SINGING is the best art and exercise. It has 
nothing to do with the world, is nothing be- 
fore the tribunals, or in matters of strife. Sing- 
ers are not anxious and careful but joyful, and 
with singing drive cares away. 

DOCTOR MARTIN said once to a harper, 
" My friend, play me a song, as David did. 
I think, if David rose from the dead now, he 
would wonder to find how far we have advanced 
with music. It was never better than now." 

WHEN David struck the harp it must have 
been like the Magnificat in the Eighth 
Tone, for David can scarcely have had a Dcca- 

HOW is it that on earthly things we have 
many a fine poem and carmen ; and on 
spiritual things such poor cold things } 

WHOEVER despises music, as all fanatics 
do, with him I am not content. For 
music is a gift of God, not of man. It drives 
away the devil and makes people joyful. Through 
music one forgets all anger, impurity, pride, and 



Other vices. Next to Theology I give to music 
the highest place and honor. And we see how 
David and all the Saints have wrought their 
godly thoughts into verse, rhyme, and song, quia 
pads tempore regnat musica. 

lart jFourtfj. 





Passio optima A5lio, 

EVER do we do more and in a holier 
way than when we know not how 
much we do. 

Never do we do worse than when we 
know what and how much we do ; for it is im- 
possible that we should not be pleased with our- 
selves. The stain of glory and ambition soils 
such works, so that our praise of God is no 
longer pure. Idco est passio optima a6lio. 
Suffering is the best work.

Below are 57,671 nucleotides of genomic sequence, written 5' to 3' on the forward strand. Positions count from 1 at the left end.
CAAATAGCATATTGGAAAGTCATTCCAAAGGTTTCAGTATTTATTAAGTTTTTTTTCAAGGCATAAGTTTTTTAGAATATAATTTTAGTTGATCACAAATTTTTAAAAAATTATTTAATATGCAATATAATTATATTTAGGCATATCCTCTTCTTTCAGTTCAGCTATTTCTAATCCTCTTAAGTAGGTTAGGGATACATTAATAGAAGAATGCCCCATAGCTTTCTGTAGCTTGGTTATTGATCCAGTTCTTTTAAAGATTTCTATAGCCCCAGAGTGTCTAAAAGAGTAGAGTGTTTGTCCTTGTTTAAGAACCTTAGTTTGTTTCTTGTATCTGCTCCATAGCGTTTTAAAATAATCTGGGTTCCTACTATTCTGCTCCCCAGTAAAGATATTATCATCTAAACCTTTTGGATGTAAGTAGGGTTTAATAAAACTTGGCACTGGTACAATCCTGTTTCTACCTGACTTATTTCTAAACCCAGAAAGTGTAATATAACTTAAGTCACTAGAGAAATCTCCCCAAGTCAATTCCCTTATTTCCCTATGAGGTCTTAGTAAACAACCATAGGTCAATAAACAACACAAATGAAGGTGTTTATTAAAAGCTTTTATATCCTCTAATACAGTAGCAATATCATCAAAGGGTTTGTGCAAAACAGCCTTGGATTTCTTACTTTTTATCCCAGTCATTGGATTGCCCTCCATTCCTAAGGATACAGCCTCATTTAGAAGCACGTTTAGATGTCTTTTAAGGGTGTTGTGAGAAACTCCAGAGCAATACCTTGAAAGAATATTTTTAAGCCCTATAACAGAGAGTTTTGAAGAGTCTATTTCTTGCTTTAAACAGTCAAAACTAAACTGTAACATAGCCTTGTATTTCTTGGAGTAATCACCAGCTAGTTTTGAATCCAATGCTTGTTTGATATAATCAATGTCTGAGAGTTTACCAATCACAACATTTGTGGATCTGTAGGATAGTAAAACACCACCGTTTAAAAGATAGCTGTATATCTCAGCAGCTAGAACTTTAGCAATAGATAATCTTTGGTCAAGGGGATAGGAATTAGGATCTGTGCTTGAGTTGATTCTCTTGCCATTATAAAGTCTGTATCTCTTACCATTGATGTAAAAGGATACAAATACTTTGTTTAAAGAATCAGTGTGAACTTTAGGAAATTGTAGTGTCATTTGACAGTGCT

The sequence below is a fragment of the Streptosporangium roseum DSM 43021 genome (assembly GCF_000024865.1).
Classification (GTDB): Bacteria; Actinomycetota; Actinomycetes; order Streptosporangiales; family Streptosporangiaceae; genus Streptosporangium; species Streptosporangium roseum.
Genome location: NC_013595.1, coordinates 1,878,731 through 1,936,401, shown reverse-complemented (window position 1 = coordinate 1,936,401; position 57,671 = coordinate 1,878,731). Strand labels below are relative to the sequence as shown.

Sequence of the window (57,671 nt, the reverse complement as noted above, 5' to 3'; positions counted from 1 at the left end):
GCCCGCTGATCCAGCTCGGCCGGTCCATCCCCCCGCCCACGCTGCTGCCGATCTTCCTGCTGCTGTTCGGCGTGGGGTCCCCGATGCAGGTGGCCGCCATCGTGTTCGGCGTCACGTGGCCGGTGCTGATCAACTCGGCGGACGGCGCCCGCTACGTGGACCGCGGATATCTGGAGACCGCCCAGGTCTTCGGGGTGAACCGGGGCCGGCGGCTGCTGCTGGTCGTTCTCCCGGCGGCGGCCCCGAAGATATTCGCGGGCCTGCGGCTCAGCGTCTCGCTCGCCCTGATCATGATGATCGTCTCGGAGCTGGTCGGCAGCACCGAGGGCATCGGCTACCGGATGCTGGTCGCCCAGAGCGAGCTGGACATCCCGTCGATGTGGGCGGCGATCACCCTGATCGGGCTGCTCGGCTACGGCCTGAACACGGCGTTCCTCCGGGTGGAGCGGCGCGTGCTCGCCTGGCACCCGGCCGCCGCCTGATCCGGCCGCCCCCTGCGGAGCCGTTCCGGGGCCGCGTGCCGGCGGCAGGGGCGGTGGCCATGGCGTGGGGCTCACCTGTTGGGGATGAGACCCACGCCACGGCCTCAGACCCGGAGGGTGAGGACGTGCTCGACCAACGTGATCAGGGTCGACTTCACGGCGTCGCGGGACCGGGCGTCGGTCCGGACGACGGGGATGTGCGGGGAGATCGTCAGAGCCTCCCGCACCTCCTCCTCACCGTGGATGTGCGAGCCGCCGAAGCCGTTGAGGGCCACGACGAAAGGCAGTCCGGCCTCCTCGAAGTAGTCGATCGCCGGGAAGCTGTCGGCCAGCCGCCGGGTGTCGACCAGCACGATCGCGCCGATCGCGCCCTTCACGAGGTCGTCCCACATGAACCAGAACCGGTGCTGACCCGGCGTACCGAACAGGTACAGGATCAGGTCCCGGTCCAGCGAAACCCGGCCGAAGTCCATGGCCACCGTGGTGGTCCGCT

The Cross. 
HE Cross of Christ is divided throughout 
the whole world. To each his portion 


ever comes. Thou, therefore, cast not thy por- 
tion from thee, but rather take it to thee as a 
most sacred reHc ; and lay it up, not in a golden 
or silver shrine, but in a golden heart, a heart 
clothed in gentle charity. 

For if the wood of the cross is so consecrated 
by conta6l with the flesh and blood of Christ, 
that it is held the choicest of relics, how much 
more are persecutions, sufferings, and the unjust 
hatred of men (whether of the just or the unjust), 
most sacred relics ; sacred not by the touch of 
His flesh, but embraced, kissed, blessed, and to 
the utmost consecrated by the charity of His 
godlike will, and of His most loving heart, 
whereby the curse is transformed into blessing, 
and injury into justice, and suffering into glory, 
and the cross into joy. — 1516. 

LET no one lay on himself a cross, or desire 
a trial. But if one comes on him let him 
suffer it, and know absolutely that it shall be 
good and profitable to him.